Interest in the yuan from global investors will also deepen as the Chinese authorities open up more of the capital markets to outsiders. The inclusion of a wider range of Chinese assets in global bond and equity benchmarks is also going to be important: foreign investors will need to trade more in the yuan as these assets start to circulate overseas, which will fuel the internationalisation drive.
Another trend that could play a role in extending the yuan’s reach is the launch of a new digital currency under the direction of China’s central bank. Dubbed DCEP (or Digital Currency Electronic Payment: see WiC502), it has just gone through its biggest round of testing yet in Shenzhen, where 50,000 people have been using it via wallet apps linked to one of the Big Four state-owned banks.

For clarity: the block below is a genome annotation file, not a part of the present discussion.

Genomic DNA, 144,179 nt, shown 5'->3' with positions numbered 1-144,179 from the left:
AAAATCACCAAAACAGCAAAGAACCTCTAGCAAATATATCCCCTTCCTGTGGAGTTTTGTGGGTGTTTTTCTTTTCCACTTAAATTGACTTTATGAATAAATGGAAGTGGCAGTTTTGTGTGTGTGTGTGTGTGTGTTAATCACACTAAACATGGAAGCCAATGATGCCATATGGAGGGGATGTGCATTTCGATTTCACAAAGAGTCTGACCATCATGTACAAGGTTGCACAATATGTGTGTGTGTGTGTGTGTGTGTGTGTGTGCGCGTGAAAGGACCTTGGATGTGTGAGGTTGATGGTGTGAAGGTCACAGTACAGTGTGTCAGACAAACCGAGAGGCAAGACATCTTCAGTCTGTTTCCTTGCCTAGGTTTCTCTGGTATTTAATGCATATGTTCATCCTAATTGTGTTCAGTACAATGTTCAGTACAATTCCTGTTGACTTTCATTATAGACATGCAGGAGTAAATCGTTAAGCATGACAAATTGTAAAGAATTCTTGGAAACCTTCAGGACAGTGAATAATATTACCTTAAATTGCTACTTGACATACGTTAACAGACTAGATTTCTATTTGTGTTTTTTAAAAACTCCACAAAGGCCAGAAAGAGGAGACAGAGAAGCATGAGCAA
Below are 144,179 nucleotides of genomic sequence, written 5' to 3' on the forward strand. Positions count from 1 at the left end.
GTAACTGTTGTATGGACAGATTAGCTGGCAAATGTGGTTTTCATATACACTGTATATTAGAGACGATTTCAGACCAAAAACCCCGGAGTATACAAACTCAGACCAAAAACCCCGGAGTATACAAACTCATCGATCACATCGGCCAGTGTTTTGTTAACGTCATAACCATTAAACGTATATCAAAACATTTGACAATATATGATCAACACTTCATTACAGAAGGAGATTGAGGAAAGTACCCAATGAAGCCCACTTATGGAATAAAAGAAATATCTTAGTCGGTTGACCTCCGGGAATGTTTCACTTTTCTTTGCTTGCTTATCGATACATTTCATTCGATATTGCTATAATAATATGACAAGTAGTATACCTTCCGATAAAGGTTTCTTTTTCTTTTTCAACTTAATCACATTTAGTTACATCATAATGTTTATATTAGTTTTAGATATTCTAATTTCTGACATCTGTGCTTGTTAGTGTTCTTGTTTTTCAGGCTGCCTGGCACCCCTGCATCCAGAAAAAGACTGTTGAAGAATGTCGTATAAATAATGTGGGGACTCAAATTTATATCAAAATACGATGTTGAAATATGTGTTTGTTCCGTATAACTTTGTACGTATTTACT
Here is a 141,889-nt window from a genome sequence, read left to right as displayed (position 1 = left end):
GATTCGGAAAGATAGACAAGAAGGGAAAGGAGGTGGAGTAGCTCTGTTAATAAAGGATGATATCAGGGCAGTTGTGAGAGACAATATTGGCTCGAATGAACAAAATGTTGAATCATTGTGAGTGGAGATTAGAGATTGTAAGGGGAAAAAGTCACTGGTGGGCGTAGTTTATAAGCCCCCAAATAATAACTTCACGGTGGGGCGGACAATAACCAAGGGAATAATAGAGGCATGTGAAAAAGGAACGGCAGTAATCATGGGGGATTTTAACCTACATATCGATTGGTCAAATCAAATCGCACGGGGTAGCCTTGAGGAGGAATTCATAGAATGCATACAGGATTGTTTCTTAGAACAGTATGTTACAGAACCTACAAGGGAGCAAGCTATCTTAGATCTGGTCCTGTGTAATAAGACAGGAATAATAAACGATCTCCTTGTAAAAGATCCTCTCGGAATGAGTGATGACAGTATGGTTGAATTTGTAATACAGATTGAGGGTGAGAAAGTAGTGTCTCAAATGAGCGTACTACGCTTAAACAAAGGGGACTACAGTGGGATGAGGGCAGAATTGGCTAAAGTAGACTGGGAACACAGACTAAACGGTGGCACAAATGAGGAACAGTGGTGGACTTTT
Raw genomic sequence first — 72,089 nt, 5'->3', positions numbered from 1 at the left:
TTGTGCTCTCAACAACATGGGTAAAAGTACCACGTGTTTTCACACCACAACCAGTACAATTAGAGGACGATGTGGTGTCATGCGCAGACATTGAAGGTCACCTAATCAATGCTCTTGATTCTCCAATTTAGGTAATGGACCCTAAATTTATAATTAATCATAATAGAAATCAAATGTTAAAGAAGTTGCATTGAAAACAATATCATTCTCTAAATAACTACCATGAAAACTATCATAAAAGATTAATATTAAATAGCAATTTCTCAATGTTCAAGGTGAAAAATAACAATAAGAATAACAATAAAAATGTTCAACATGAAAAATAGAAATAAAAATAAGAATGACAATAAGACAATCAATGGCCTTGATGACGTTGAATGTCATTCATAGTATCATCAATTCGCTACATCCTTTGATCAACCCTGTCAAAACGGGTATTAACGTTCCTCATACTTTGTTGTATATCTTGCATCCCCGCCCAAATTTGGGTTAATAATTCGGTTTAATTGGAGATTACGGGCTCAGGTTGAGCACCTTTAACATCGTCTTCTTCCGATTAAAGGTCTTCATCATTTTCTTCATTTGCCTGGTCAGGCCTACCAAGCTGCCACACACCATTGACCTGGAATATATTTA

The digital yuan has a domestic focus and there aren’t immediate ambitions to promote it outside China. But there will surely be chances to introduce it overseas, especially in countries more dependent on trade with China and in markets where Chinese-controlled digital payments brands are leaders.
What’s more, the People’s Bank of China has a clear vision for DCEP, describing virtual currencies as a “new battlefield” in China Finance, a magazine under the central bank’s auspices, last month.
China’s population is an increasingly cashless society, with more than 700 million users generating more than $49 trillion of non-cash mobile payments in 2019, up more than a quarter on the previous year. That is going to give the government an edge in rolling out the new currency format, which could eventually pave a way towards bypassing the Western banking system when doing transactions outside China.
“China has many advantages and opportunities in issuing fiat digital currencies, so it should accelerate the pace to seize the first track,” the piece in China Finance urged.